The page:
School of Population Health

PhD candidate: Rajneeta Saraf


Research topic:

Neonatal vitamin D levels and respiratory tract infections in the first year of life


Associate Professor Cameron Grant  - Centre for Longitudinal Research
Associate Professor Susan Morton - Centre for Longitudinal Research


Rajneeta Saraf is a graduate of Victoria University of Wellington (Bachelor of Science and Bachelor of Biomedical Science), the University of the South Pacific and Fiji School of Medicine (Master of Microbiology & Public Health). Rajneeta is currently undertaking a PhD, which is being completed at the Centre for Longitudinal Research.

Rajneeta has considerable public health research experience in the Pacific. Immediately prior to commencing her doctoral studies, Rajneeta was employed as a Health Monitoring and Evaluation Officer for the International Planned Parenthood Federation- Sub Regional Office for the Pacific (Fiji). Rajneeta’s experience involved monitoring and evaluation of maternal and infant health programmes in nine Pacific countries, namely: Fiji, Samoa, Tonga, Kiribati, Tuvalu, Papua New Guinea, Solomon Islands and Vanuatu.

PhD project details:

Summary of issue:

Vitamin D deficiency has re-emerged as a prevalent public health issue in many countries. Vitamin D status at birth is determined by the mother’s vitamin D status during pregnancy. Vitamin D deficiency at birth and during early childhood appears to increase the risk of childhood respiratory infections. Respiratory infections are the leading cause of child death globally, and of hospital admission and primary care utilisation in the preschool age group.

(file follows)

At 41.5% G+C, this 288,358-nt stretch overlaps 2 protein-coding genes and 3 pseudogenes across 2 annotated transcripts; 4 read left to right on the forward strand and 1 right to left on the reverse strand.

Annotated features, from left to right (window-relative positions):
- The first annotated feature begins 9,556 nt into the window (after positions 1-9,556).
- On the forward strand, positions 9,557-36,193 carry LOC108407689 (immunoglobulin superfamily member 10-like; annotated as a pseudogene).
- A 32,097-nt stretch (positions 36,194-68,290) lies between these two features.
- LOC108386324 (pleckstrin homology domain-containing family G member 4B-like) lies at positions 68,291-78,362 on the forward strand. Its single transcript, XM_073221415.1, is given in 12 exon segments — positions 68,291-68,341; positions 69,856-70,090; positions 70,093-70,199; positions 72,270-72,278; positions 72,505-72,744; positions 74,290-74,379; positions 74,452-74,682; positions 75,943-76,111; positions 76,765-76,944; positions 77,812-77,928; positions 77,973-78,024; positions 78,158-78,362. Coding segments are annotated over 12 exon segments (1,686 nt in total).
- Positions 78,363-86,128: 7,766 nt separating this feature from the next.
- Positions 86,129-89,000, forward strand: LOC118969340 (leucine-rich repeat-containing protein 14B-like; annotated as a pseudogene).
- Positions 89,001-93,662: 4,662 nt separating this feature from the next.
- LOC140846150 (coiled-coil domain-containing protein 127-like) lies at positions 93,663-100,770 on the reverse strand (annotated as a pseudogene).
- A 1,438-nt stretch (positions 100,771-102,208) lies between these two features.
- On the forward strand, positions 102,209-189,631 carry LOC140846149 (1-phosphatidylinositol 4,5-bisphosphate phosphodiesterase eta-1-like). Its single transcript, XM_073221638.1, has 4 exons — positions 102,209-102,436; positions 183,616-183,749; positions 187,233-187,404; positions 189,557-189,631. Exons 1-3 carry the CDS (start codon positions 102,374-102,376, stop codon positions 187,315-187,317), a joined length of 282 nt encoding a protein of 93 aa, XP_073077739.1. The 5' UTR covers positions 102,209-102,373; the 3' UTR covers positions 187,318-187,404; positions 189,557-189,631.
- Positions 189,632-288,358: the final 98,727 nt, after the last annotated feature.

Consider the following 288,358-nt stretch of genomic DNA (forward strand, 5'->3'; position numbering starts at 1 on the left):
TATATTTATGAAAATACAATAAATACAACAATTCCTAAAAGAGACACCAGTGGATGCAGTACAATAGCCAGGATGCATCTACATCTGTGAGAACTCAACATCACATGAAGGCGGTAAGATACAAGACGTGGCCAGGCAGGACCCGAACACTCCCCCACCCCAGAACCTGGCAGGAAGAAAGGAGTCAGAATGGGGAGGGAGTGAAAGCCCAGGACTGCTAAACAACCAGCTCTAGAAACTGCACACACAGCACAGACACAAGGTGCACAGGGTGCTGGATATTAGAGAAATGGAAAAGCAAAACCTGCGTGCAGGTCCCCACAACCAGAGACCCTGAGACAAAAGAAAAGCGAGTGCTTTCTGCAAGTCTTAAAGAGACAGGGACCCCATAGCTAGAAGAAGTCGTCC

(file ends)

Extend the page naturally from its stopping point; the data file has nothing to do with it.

Vitamin D concentrations in New Zealand during pregnancy and infancy are lower than in most developed countries. Hospital admission rates for respiratory infections in New Zealand are higher than in other developed countries. In New Zealand vitamin D status varies with ethnicity. Among young children in Auckland, those of Pacific ethnic groups are at highest risk of vitamin D deficiency. One quarter of Pacific children in Auckland <2 years old have a serum vitamin D concentration low enough to place them at risk of rickets. Pacific children are also the ethnic group in New Zealand with the highest hospital admission rates for respiratory infections.

Main research question:

Does poorer neonatal vitamin D status increase the risk that an infant will be hospitalised with a respiratory infection?

Summary of research:

Rajneeta’s project will be completed within Growing Up in New Zealand, New Zealand’s new birth cohort study at the Centre for Longitudinal Research. 6846 children born in 2009 and 2010 to women who, during their pregnancy, were residing within the Auckland, Counties-Manukau or Waikato District Health Board regions and living between the Waitemata harbour and Lake Taupo were enrolled into Growing Up. This region was chosen because of its ethnic and socioeconomic diversity. Enrolment occurred during the pregnancy.  

All children within Growing Up who have been hospitalised with a respiratory infection during infancy will be identified through linkage with hospital records. These case children will then be compared with a control group of Growing Up children who have not been hospitalised during infancy with a respiratory infection. The principle exposure of interest is vitamin D status at birth. Vitamin D status at birth will be determined by measuring 25-hydroxy-vitamin D, the main circulating form of vitamin D, on dried blood spots (Guthrie cards) collected at birth onto the newborn screening cards.

The project will determine if vitamin D status at birth is associated with hospitalisation for respiratory infections during infancy.


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